Teenagers are to be forced to stay on at school until they have passed their English and maths GCSEs, in a move which has raised "serious concerns".
Under the new reforms, published by the government on Monday, the school leaving age will be raised to 17, and will increase to 18 in 2015. One A-level student told the Huffington Post UK he believed the reforms would be "detrimental to all".
16-year-olds who do not get a C grade or better in their English and maths GCSEs will be told that they must sit the exams until they gain the key qualifications.
The government said that the move will help ensure that young people have a good grasp of English and maths, but the general secretary of the Association of School and College Leaders (ASCL) said there were "unanswered questions" remained.
"We have been expressing serious concerns to the Government for some time about the implementation of this very significant new policy about which there are many unanswered questions in the absence of a coherent and funded implementation plan," Brian Lightman said.
"At a time when post 16 funding is being significantly reduced and feedback from ASCL members continues to show very different states of readiness in different parts of the country it is difficult to see how schools, colleges, employers and local authorities will be able to provide additional classes or recruit suitably qualified teachers."
The proposal was first put forward by Alison Wolf, the Sir Roy Griffiths Professor of Public Sector Management at King's College London, in her 2011 review of vocational education.
At the time, she said it was "scandalous" that half of 16-year-olds were leaving school without good GCSEs in English and maths, and warned that it was a real failure of the education system that many of these youngsters would still not have these qualifications at age 18.
Prof Wolf's report called for any teenager who did not get C grades in GCSE English and maths to continue with them post-16 as the two subjects are the "most important in the world".
This recommendation was the "single most important", Prof Wolf said on Monday, adding that she was "delighted" to see it being implemented.
Figures show among young people aged 19 last year, 285,000 had left school at age 16 without a C or higher in both English and maths, and by the time they were 19, 255,000 had still not reached this level, the Department for Education (DfE) said.
Around a fifth (21%) of those who had not gained a good grade at age 16 in English continued studying it, along with 23% of those who had not got a C or better in maths.
The reform will be introduced from the start of this term - which begins this week for many schools - and comes as the education participation age is raised to 17. In 2015 it will be raised to 18.
Christine Blower, General Secretary of the National Union of Teachers, said: "While it is of course desirable that young people gain GCSE passes in English and Mathematics, there will be some, particularly those with special educational needs, for whom achieving a C grade will simply not be possible.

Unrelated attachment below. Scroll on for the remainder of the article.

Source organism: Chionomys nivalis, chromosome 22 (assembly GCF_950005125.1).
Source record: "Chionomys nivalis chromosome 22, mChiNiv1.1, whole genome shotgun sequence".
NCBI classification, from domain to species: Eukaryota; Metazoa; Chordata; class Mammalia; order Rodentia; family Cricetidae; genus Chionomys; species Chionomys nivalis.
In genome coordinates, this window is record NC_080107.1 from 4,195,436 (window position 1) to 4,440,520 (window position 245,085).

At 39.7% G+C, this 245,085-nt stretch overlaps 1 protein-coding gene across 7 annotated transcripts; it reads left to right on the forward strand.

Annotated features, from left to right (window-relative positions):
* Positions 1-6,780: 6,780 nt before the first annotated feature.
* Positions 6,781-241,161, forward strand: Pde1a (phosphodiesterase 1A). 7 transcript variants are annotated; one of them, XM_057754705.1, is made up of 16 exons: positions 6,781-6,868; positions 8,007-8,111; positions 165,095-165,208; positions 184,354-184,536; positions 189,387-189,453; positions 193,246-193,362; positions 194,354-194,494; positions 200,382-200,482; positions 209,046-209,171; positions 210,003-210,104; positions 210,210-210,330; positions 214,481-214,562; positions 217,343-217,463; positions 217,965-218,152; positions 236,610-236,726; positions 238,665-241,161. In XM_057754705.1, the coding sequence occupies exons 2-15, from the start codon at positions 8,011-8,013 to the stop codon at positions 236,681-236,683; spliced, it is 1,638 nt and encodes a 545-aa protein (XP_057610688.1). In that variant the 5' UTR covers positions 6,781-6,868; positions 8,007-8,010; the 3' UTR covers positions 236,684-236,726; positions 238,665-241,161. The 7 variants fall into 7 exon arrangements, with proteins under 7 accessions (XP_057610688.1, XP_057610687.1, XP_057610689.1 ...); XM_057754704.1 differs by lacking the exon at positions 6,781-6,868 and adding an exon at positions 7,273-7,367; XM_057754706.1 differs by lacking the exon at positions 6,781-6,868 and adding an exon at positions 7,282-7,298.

“It is critical that the Government works with schools and colleges, to make sure that what is on offer for those young people is not just marching them in and out of the exam room but actually making sure they are developing by having an appropriate curriculum.”
The DfE said that ideally, teenagers without C grades or higher in English and maths will continue studying for GCSEs in these subjects, although they can also take other qualifications such as functional skills and maths courses accredited by the exams regulator Ofqual as a "stepping stone" to GCSEs.
The English and maths results of 16-19-year-olds who did not gain these key GCSEs will also be reported in annual school league tables, the department said.
Education Secretary Michael Gove said: "Good qualifications in English and maths are what employers demand before all others. They are, quite simply, the most important vocational skills a young person can have. Young people must be able to demonstrate their understanding of these subjects."
Prof Wolf said that the move will have a "hugely positive impact on the ability of hundreds of thousands of young people to get good jobs."
The change comes amid growing calls from a number of groups for all youngsters to continue studying maths after GCSE.
Mr Gove has previously said that within a decade, he wants to see the vast majority of teenagers studying maths up to the age of 18, and the Government is developing a new set of post-16 qualifications in the subject.
A poll published by the Sutton Trust last month found that 64% of 11-16-year-olds in England and Wales were in favour of young people at school or college studying maths and English up to age 18.
At the moment, around one in five young people in England continue studying maths past the age of 16, compared to other developed nations where the majority of students continue the subject.
However, Prof Wolf said: "Institutions no longer have an incentive to steer students away from anything that might be a bit difficult or that they might possibly fail - like GCSE maths or English.
"If qualifications of limited value get dropped and replaced by GCSE maths and English in a student's overall programme , that's all to the good.
"They should be top priority in any student's programme, and delaying the implementation of this reform would be a betrayal of another generation of students."